The Southwestern Historical Quarterly, Volume 103, July 1999 - April, 2000 Page: 119
of literally hundreds of interviews with Native Americans, whites, and blacks on
their experiences in the nineteenth and early twentieth centuries.
La Vere's goals were two-fold: to present the story of the Texas Indians in the
words of the individuals actually involved in the events and to show firsthand the
diversity of these peoples, their cultural clashes, and the confusion which resulted
in their coming into contact with each other. After providing a concise overview
of the history of Native Americans in and from Texas during the nineteenth and
early twentieth centuries, La Vere gives his readers verbatim transcripts of
remembrances from Indians, whites, and blacks organized into chapters on
Native American warfare, Southern Plains cultures, religion, education/health,
reservation life, and survival through changing times. Tribes represented include
not only the expected Comanches and Kiowas, but also Caddos, Wichitas,
Tonkawas, and Lipan Apaches-all of them groups expelled from Texas.
La Vere succeeds in achieving his stated goals and in so doing has created a
fascinating and unexpectedly candid view into the lives of Texas Indians. Lzfe
Among the Texas Indians is a contribution to our understanding of the lives of
Native Americans from Texas and is recommended for any readers interested in
Texas Heritage Museum, Hill College T. LINDSAY BAKER
Empire Builder in the Texas Panhandle: William Henry Bush. By Paul H. Carlson.
(College Station: Texas A&M University Press, 1996. Pp. xv+186. List of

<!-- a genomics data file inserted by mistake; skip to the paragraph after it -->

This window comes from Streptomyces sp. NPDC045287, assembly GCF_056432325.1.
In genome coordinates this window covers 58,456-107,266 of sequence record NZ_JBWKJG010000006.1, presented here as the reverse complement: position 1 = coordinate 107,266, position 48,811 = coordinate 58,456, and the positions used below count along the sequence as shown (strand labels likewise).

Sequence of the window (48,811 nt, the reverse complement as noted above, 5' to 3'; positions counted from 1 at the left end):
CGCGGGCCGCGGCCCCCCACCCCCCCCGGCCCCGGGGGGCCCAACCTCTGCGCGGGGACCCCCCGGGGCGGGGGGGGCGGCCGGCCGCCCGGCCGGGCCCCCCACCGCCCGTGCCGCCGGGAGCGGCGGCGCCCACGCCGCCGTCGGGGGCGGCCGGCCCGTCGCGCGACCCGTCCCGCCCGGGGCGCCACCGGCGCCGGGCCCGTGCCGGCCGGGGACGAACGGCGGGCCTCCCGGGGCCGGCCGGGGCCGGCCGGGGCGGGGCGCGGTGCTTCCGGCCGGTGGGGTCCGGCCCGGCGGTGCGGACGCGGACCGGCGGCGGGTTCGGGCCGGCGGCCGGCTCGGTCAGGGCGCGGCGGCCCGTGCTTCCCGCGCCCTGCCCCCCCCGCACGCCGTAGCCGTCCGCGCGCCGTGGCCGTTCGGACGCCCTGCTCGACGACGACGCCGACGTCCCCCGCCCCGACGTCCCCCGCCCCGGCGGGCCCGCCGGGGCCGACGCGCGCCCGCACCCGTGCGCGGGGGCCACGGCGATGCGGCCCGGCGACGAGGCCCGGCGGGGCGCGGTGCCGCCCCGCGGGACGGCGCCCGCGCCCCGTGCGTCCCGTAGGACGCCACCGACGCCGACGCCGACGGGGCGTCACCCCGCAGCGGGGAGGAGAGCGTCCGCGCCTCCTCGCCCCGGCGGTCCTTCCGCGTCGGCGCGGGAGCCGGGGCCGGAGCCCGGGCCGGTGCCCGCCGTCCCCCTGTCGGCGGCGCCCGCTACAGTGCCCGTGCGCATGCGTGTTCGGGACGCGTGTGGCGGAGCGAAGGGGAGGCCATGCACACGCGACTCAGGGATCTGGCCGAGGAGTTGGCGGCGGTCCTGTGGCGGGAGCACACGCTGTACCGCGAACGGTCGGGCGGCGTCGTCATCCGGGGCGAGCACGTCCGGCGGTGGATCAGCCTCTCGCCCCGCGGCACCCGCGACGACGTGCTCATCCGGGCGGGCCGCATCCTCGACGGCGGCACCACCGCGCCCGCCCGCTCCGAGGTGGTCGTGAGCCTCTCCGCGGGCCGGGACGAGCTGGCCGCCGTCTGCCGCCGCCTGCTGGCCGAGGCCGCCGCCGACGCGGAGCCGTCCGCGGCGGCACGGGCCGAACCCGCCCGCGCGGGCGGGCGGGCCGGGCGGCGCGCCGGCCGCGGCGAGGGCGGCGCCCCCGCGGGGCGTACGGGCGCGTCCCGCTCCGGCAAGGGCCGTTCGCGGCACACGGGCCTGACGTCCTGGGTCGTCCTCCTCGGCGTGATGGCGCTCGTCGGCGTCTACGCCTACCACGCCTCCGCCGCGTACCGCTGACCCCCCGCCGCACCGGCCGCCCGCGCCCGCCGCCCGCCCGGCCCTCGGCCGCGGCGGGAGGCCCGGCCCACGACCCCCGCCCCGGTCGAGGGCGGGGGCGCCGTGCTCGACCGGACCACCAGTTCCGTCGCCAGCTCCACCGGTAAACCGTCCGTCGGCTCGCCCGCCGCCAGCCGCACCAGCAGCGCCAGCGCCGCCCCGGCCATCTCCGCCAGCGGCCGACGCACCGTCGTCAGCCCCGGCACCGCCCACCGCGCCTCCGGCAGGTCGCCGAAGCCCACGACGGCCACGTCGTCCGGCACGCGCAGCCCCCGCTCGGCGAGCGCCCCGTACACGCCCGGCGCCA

illustrations, preface, acknowledgments, epilogue, notes, bibliography,
index. ISBN 0-89096-712-1. $19.95, cloth.)
Paul Carlson's biography of W. H. Bush is a welcome addition to the historical
literature detailing the economic, social, and cultural development of the Texas
Panhandle and Amarillo in particular. The biography also contributes to the
business, civic, and philanthropic history of Chicago, Illinois, because Bush was a
citizen of both cities, spending the last fifty years of his life alternating annually
between his mansion on Chicago's north side, his home in Amarillo, and his
ranch house on the Frying Pan Ranch west of Amarillo.
William Henry (W. H. to his friends) Bush was born in upstate New York in
1849, the son of a cabinetmaker who made a comfortable living for his large
family partly by making butter and cheese containers for the numerous dairy
farmers in the area. Young "Will" preferred the business world rather than the
life of a craftsman. At the age of fourteen, armed only with a sixth-grade educa-
tion and ambition, he began working in a general store. A few years later he
joined a mercantile store.
Bush had a knack for being in the right place at the right time while making
the right decision. In 1869, not yet twenty years of age, Bush made his first
important decision when he moved to the young city of Chicago and found a job
working for a wholesale clothing store as a clerk and "general helper." When the
great Chicago fire broke out in 1871 young Bush made an equally important
decision when he ran to the clothing store and quickly gathered up the cash box
and the ledger. A frightening night in a swamp while the fire raced across the
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Texas State Historical Association. The Southwestern Historical Quarterly, Volume 103, July 1999 - April, 2000, periodical, 2000; Austin, Texas. (texashistory.unt.edu/ark:/67531/metapth101220/m1/145/ocr/: accessed January 22, 2017), University of North Texas Libraries, The Portal to Texas History, texashistory.unt.edu; crediting Texas State Historical Association.